Innocence

by Michael Joseph Walsh

reviewed by Christos Kalli

Michael Joseph Walsh’s debut poetry collection Innocence begins with an epigraph from the Chinese poet and Tang dynasty politician Du Fu: “the country is broken; the mountains and rivers remain.” From the outset, Walsh goes about exploring the remnants of an ecological, affective, and civil disaster: one that is already underway and also in the making, both inside and outside national boundaries. The collection’s speaker feels, at times, nonhuman—traveling like a drone through what’s “destroying the cared-for air,” contemplating “another creatured life” with the rewired consciousness of a long-dead philosopher, dispensing fragmented images of “the written-on earth” at a machine’s fast pace. While this speaker conjures a sharp critique, the poems of Innocence stay radically optimistic.

The collection’s critique is embodied by its cover, which shows clouds contained within ice cubes, and continues into the opening poem, “Innocence.” The eponymous quality—once primarily binding womanhood to chastity and childhood to purity—is portrayed here as a label that is meant to performatively defend our actions and absolve us from any responsibility for the environmental crisis:

A volcano of oil is flowing,
and we believe in it,
and call it our innocence.
We admire ourselves

amongst ourselves, not denying
the derisory squeals
into which our avatars
plunge.

It is one thing to passively watch the volcano of oil flowing and another to create a belief system out of that disaster, to deify it. The volcano—which is representative of Walsh’s imagery, charged with political significance by simple diction—erupts with a criticism of those who not only claim innocence, but find self-admiration in that false claim, and have the privilege of avoiding any discussion of consequence. Switching from the first-person singular pronoun—used in this and other poems to signify the positions of the witness (“I will write this as it occurs”) and the visionary prophet (“as the golden / poem ‘I am breathing,’ the moaning of / the I who meets the eye”)—the plural “we” includes the poet in the collective that is both culpable for this calamity and susceptible to its consequences.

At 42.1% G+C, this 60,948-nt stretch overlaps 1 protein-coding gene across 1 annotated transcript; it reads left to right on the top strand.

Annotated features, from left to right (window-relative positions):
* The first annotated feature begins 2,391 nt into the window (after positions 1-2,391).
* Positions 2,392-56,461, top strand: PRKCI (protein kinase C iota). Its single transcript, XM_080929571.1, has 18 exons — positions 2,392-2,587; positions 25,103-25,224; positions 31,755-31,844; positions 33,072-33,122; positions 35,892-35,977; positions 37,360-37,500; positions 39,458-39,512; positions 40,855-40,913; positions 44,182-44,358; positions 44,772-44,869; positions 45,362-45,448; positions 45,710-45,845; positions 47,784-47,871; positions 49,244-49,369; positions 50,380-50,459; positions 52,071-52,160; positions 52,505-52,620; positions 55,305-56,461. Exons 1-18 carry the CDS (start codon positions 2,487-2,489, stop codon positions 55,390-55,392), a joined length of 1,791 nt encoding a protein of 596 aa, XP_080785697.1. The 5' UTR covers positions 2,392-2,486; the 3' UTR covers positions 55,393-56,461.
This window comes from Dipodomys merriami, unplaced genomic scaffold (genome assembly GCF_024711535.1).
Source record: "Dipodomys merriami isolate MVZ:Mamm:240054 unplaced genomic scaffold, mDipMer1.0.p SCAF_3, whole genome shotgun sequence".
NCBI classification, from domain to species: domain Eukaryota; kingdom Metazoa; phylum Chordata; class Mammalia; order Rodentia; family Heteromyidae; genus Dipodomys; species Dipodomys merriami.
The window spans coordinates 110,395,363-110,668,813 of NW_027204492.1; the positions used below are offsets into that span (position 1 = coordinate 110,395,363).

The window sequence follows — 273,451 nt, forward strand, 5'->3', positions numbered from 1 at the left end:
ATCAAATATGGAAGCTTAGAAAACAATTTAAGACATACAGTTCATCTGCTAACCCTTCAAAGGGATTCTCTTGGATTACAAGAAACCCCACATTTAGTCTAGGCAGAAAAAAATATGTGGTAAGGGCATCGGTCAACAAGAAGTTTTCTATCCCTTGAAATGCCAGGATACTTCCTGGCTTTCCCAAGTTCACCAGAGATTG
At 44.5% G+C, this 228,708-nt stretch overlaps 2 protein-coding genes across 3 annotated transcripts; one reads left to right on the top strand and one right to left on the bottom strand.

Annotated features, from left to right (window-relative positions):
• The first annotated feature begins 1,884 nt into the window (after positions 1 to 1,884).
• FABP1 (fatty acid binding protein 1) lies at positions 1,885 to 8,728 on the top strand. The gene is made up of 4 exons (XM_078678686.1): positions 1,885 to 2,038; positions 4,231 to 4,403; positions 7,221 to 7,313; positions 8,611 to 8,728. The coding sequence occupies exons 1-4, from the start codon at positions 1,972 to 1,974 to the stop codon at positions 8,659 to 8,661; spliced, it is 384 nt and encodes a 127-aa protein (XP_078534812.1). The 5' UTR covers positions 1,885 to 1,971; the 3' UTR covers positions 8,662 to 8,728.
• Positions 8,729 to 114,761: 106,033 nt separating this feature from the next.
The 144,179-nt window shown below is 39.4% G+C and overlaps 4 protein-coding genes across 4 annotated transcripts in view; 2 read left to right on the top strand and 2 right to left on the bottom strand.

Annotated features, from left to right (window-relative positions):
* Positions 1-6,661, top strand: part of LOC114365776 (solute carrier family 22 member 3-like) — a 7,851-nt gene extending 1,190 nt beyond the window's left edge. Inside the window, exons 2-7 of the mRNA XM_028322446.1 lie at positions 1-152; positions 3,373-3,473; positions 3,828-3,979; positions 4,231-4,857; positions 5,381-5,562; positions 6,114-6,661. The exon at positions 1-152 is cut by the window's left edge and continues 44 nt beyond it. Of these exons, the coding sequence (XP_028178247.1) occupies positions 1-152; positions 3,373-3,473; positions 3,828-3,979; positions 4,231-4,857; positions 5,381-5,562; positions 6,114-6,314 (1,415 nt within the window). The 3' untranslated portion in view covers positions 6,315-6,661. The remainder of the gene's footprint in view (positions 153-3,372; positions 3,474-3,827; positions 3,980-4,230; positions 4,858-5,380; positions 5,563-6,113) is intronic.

Innocence navigates different temporal terrains, which often collapse into each other beautifully. This is the case in “Forecast,” which invokes the familiar definitions of its noun-verb title (the meteorological prediction and the broader prognosis of the future) as well as the ways in which the process of forecasting has changed during this highly mechanized moment of our “world, // this hybrid machine.” The poet asks, and finds it difficult to estimate, what, if anything, we will feel in the future, if we are already “without figure, between oneself” and “with dim dis- / connectedness.” A beam of light interrupts this questioning and provides alternative futures:

The light that spills
through the window is warm,
& crushes this image,
& with a careful human

glance embeds its name in the dark,
then swallows us whole.
What follows from this
expands as a feeling arises:

that you will meet me on that ground, or find me
before one order
of feeling folds into its brethren,
fact of that ugly future, sunlight
over the bed with stillness & broken glass.

Enacting a kind of violence against this “dim dis- / connectedness,” like an animal that crushes and swallows its prey, the light restores a sense of humanity and moves us to imagine a future in which a “you” coexists with a “me”—but this vision of companionship and intimacy is unstable. The line breaks, immaculately placed, produce the dread of the unknowable. What happens if you don’t “find me / before one order / of feeling folds”? What is this other, threatening “ugly future” characterized by “stillness” and brokenness?

Despite this sense of instability and threat, Innocence is a collection that insists on renewal, even if it is born of destruction. In the third and final section of the book, the almost fifty-page poem “Wild News” is an epic inversion of the biblical “Good News.” Starting from “the actual beginning,” not the beginning that we have been told, the poem rewrites our story into a sprawling fable that is broadly about relationality:

                                                      [ … ] How after fusing
Together the bones of the thing

The house will accept the wind
Into this creatured dream in which we’ll find each other

Well-drawn & alive, real copies
Of those things we remember

The fusing that leads to the feeling of togetherness, the reconciliation of the house with the wind, the unification in the dream, even the use of the ampersand logogram instead of the word “and”: all these elements point to a life in which connections matter. Connections—which are everywhere in the poem, as threads, branches, strings, attachments, networks, and linked edges—are the bedrock in the metaphor of the house. “It is good to find nothing,” the poet writes by the end, “where everything was.”

Readers will find a heap of broken (yet related) images to challenge and intrigue them in Walsh’s debut collection. This allusion to Eliot is not accidental. Walsh writes about his wasteland and its stony rubbish with Eliot’s same intricate, multiscalar vision, often with formal exactness like that of Jorie Graham’s environmental poetry, and with a profound suggestiveness and range that go back to Du Fu himself. Debut poetry collections are not usually this ambitious with what they pursue and how, but when they are ambitious, they are often only that. Innocence is as ambitious as it is carefully crafted, piercing with its emotion and intelligence. This collection’s warnings will make us lose sleep—even as it soothingly turns off the light.

Published on December 6, 2022

2022-12-06T12:36:10-04:00